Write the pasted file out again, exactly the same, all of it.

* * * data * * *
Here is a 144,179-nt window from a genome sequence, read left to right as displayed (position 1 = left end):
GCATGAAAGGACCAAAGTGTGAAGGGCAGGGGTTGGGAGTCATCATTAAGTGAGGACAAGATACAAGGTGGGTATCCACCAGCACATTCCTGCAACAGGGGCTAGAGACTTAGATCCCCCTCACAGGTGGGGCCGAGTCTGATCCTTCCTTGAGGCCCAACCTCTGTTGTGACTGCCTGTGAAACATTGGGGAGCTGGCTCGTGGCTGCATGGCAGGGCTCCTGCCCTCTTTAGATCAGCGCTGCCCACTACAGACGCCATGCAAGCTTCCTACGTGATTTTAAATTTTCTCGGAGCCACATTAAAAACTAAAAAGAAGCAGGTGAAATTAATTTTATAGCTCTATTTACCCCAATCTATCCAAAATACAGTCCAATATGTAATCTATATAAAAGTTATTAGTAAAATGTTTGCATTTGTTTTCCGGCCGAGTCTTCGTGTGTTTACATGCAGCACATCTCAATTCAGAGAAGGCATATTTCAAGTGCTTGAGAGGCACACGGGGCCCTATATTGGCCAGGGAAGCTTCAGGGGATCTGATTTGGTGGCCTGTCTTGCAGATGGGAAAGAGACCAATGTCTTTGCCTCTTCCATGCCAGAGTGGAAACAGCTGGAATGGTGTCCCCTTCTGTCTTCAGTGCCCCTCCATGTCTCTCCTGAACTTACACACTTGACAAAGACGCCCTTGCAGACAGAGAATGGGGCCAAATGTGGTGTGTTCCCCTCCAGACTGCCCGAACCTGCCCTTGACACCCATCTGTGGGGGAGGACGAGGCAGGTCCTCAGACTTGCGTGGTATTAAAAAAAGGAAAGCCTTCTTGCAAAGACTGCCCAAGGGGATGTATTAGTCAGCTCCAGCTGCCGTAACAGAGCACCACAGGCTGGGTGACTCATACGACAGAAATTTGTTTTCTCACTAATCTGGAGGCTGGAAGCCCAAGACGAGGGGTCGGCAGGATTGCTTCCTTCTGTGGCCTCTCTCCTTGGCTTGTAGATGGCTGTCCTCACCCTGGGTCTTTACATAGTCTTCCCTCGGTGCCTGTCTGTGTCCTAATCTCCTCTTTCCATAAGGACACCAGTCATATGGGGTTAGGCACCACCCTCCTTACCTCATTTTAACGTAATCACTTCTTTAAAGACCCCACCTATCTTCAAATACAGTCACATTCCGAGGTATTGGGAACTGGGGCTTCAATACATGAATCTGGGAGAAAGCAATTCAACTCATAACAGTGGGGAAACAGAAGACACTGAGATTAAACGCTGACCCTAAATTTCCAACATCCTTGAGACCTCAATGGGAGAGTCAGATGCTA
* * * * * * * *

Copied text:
Here is a 144,179-nt window from a genome sequence, read left to right as displayed (position 1 = left end):
GCATGAAAGGACCAAAGTGTGAAGGGCAGGGGTTGGGAGTCATCATTAAGTGAGGACAAGATACAAGGTGGGTATCCACCAGCACATTCCTGCAACAGGGGCTAGAGACTTAGATCCCCCTCACAGGTGGGGCCGAGTCTGATCCTTCCTTGAGGCCCAACCTCTGTTGTGACTGCCTGTGAAACATTGGGGAGCTGGCTCGTGGCTGCATGGCAGGGCTCCTGCCCTCTTTAGATCAGCGCTGCCCACTACAGACGCCATGCAAGCTTCCTACGTGATTTTAAATTTTCTCGGAGCCACATTAAAAACTAAAAAGAAGCAGGTGAAATTAATTTTATAGCTCTATTTACCCCAATCTATCCAAAATACAGTCCAATATGTAATCTATATAAAAGTTATTAGTAAAATGTTTGCATTTGTTTTCCGGCCGAGTCTTCGTGTGTTTACATGCAGCACATCTCAATTCAGAGAAGGCATATTTCAAGTGCTTGAGAGGCACACGGGGCCCTATATTGGCCAGGGAAGCTTCAGGGGATCTGATTTGGTGGCCTGTCTTGCAGATGGGAAAGAGACCAATGTCTTTGCCTCTTCCATGCCAGAGTGGAAACAGCTGGAATGGTGTCCCCTTCTGTCTTCAGTGCCCCTCCATGTCTCTCCTGAACTTACACACTTGACAAAGACGCCCTTGCAGACAGAGAATGGGGCCAAATGTGGTGTGTTCCCCTCCAGACTGCCCGAACCTGCCCTTGACACCCATCTGTGGGGGAGGACGAGGCAGGTCCTCAGACTTGCGTGGTATTAAAAAAAGGAAAGCCTTCTTGCAAAGACTGCCCAAGGGGATGTATTAGTCAGCTCCAGCTGCCGTAACAGAGCACCACAGGCTGGGTGACTCATACGACAGAAATTTGTTTTCTCACTAATCTGGAGGCTGGAAGCCCAAGACGAGGGGTCGGCAGGATTGCTTCCTTCTGTGGCCTCTCTCCTTGGCTTGTAGATGGCTGTCCTCACCCTGGGTCTTTACATAGTCTTCCCTCGGTGCCTGTCTGTGTCCTAATCTCCTCTTTCCATAAGGACACCAGTCATATGGGGTTAGGCACCACCCTCCTTACCTCATTTTAACGTAATCACTTCTTTAAAGACCCCACCTATCTTCAAATACAGTCACATTCCGAGGTATTGGGAACTGGGGCTTCAATACATGAATCTGGGAGAAAGCAATTCAACTCATAACAGTGGGGAAACAGAAGACACTGAGATTAAACGCTGACCCTAAATTTCCAACATCCTTGAGACCTCAATGGGAGAGTCAGATGCTA